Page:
First, a keto diet tends to increase satiety due to the higher intake of fat and protein. These two macronutrients keep you fuller for longer than carbs (especially those carbs that are more refined, like white breads and snack foods). As a result, people generally consume fewer overall calories, which supports weight loss. 

Keto diets also appear to reduce appetite as a result of hormonal changes. Some research has found that individuals on a keto diet did not experience an increase in appetite-stimulating hormones as is typically expected with lower calorie intake. 

A 2013 study published in the European Journal of Nutrition observed that people on a keto diet for 8 weeks saw an average of 13% body weight loss. Appetite hormones ghrelin and leptin were suppressed during the study and the participants reported feeling less hungry.5 

It appears that following a keto diet can also increase metabolism, subsequently increasing the amount of calories burned naturally. When the body switches to using fat for energy, there is an increase in lipolysis – or fat breakdown – and a reduction in the amount of fat stored in the body. 

Likely for all of these reasons and more, many people who adopt a ketogenic diet experience rapid weight loss within the first two weeks. The primary reason behind this is because the keto diet does also have a diuretic effect, which promotes water loss and reduces weight quickly, as is the case with many diets.  

Losing weight quickly can be very motivating for many, helping them stick to the diet longer. As you stay on the diet, hunger declines, and weight decreases further because fewer overall calories are being consumed. 

Based on current evidence, most health professionals don’t advocate following a keto diet for a prolonged period of time or as a life-long diet pattern. Enough research is available to support keto used by the general population for short periods, for which it has been shown to promote weight loss and preserve lean muscle mass. 

For example, researchers of a 2003 study published in the New England Journal of Medicine found that significant weight differences were no longer present after one year of a low-fat or low-carb diet.6 

Other health benefits of ketogenic diet

While overall weight loss is the predominant reason that most people today turn to the keto diet, it does have a few other purported health benefits that may be attractive. 

For example, keto diets may be more effective at pinpointing abdominal fat, which is known to be a stubborn area many people want to target for weight loss. A 2004 study found that people who followed a very low-carb diet were more likely to lose fat around their abdominal cavity when compared to those on a low-fat diet.7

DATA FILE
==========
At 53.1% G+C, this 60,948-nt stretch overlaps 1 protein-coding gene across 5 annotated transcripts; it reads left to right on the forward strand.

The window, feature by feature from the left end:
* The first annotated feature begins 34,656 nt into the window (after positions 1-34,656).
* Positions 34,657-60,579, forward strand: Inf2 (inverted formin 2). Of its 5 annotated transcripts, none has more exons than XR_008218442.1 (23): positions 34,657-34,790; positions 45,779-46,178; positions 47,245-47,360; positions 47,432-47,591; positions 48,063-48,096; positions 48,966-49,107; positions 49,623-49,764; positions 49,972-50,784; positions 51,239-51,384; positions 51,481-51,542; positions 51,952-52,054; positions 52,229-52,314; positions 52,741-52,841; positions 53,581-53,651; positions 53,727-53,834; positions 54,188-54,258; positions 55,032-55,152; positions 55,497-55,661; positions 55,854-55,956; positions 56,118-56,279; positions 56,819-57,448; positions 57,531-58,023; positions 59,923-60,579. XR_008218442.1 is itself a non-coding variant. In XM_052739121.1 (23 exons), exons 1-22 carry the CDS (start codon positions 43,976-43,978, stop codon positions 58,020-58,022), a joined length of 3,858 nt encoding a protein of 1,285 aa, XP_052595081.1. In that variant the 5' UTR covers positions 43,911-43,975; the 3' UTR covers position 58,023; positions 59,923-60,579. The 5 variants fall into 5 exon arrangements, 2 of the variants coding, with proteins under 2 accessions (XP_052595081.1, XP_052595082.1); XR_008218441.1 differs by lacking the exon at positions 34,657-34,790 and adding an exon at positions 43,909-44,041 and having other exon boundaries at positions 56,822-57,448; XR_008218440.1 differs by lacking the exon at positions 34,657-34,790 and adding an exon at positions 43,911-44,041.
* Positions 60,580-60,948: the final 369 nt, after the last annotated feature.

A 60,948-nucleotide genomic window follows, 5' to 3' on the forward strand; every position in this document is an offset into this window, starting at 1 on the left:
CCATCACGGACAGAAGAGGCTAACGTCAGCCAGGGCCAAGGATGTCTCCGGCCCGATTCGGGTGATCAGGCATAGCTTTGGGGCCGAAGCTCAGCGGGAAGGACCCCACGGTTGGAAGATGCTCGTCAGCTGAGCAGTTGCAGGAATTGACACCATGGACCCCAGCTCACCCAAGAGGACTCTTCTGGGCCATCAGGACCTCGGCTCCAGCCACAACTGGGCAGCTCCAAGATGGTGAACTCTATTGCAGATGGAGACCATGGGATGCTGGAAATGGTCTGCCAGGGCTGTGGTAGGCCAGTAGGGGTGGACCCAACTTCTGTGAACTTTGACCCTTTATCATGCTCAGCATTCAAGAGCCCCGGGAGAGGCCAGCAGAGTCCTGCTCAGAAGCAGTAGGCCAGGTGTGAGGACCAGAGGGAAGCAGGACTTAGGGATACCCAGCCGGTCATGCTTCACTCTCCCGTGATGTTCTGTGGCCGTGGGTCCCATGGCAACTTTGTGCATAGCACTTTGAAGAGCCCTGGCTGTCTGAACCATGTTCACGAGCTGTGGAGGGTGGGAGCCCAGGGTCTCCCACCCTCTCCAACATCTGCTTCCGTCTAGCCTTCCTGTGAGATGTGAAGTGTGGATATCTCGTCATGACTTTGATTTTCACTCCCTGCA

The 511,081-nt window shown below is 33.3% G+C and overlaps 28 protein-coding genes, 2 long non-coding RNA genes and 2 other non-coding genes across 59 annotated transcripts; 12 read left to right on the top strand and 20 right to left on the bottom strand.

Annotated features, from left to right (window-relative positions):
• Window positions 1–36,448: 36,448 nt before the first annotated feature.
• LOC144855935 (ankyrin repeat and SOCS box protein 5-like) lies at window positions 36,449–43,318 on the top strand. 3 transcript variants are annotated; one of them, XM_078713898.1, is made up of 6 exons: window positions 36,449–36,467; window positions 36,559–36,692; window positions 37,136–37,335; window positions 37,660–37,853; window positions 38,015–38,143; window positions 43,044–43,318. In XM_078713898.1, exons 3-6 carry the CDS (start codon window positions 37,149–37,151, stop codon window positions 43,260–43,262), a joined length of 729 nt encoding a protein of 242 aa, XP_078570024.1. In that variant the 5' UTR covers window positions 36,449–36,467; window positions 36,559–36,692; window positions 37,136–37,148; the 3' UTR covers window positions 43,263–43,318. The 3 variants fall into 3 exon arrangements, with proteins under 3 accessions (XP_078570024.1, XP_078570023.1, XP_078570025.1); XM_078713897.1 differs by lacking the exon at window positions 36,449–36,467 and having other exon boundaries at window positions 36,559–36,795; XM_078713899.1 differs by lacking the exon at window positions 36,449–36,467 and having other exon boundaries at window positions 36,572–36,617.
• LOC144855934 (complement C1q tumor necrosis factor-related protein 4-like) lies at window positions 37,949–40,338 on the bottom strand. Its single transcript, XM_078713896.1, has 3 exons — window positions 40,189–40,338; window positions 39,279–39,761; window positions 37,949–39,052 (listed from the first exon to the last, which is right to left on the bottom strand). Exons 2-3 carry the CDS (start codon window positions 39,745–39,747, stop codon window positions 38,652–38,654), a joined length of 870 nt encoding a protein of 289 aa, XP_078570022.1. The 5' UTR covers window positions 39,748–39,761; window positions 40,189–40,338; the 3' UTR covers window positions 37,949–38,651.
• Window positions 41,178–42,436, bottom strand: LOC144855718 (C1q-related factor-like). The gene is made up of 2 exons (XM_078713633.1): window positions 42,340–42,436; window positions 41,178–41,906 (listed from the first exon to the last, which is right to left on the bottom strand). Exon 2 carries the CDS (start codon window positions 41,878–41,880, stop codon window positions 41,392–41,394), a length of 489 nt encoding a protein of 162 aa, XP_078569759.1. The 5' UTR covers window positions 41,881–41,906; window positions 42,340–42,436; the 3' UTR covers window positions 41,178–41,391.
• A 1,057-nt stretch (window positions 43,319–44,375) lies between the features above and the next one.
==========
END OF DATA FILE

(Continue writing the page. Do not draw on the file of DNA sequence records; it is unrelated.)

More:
The keto diet may also help lower triglycerides, which are fat molecules that circulate in your blood. Having high levels of fasting triglycerides – meaning your levels are high even after you haven’t eaten in awhile – is a risk factor for heart disease.8

A low-carb diet seems to work in this scenario because high fasting triglyceride levels among people with sedentary lifestyles seems to be driven largely by high carb consumption.9 

Oppositely, studies have shown that drastically reducing the amount of carbs eaten can drastically reduce fasting triglyceride levels.10-12 

Having a higher HDL or “good” cholesterol, relative to your LDL or “bad” cholesterol levels, is another biomarker for improved heart health. A keto diet may help improve HDL levels, primarily due to the high percentage of fat included in the eating pattern. Studies have observed that HDL levels rise substantially on healthy, low-carb diet patterns, while low-fat diets only trigger a small increase in HDL.6,13-15

To go along with this, some studies have found that low-carb diets can also reduce the overall amount of LDL particles in your bloodstream, while increasing the size of the ones that are left circulating. It appears that smaller LDL particles are linked to a higher risk for heart disease, whereas larger particles have a lower risk.16,17

High blood pressure, a risk factor for heart and kidney disease, may also be alleviated with use of a keto diet, at least in the short term. In a 2007 randomized trial, researchers found that obese and overweight women who followed a low-carb diet experienced a greater reduction in metabolic effects like high blood pressure, compared to those who followed the Zone (an anti-inflammatory low-carb diet), Ornish (emphasizes “good” vs. “bad” carbs), or LEARN (approximately 60% carbs) diets.18,19

There is evidence that a well-planned keto diet can be beneficial for people who are seeking better blood sugar management or who have insulin resistance.20 Reducing carb intake lowers both blood glucose and insulin levels. In fact, a keto diet can be so effective in this regard that people who take insulin or other medications to help manage their blood sugar levels may need to cut their dosing dramatically.21-23 

Potential side effects

A number of possible long and short term side effects have been observed with the keto diet that are worth considering. 

Perhaps the most frequent complaint is what has been called the “keto flu”. This is a group of symptoms that seems to appear early on in the adoption of a very low-carb diet. Common symptoms of keto flu can include nausea, dizziness, fatigue, headaches, insomnia, constipation, and trouble exercising.24

These appear to result from the hormonal shifts, change in blood sugar levels, and electrolyte imbalances triggered by drastic reduction of carb intake. The good news is that symptoms usually resolve within the first few days or weeks of dietary adherence. General recommendations for alleviating symptoms include drinking enough water and supplementing electrolytes.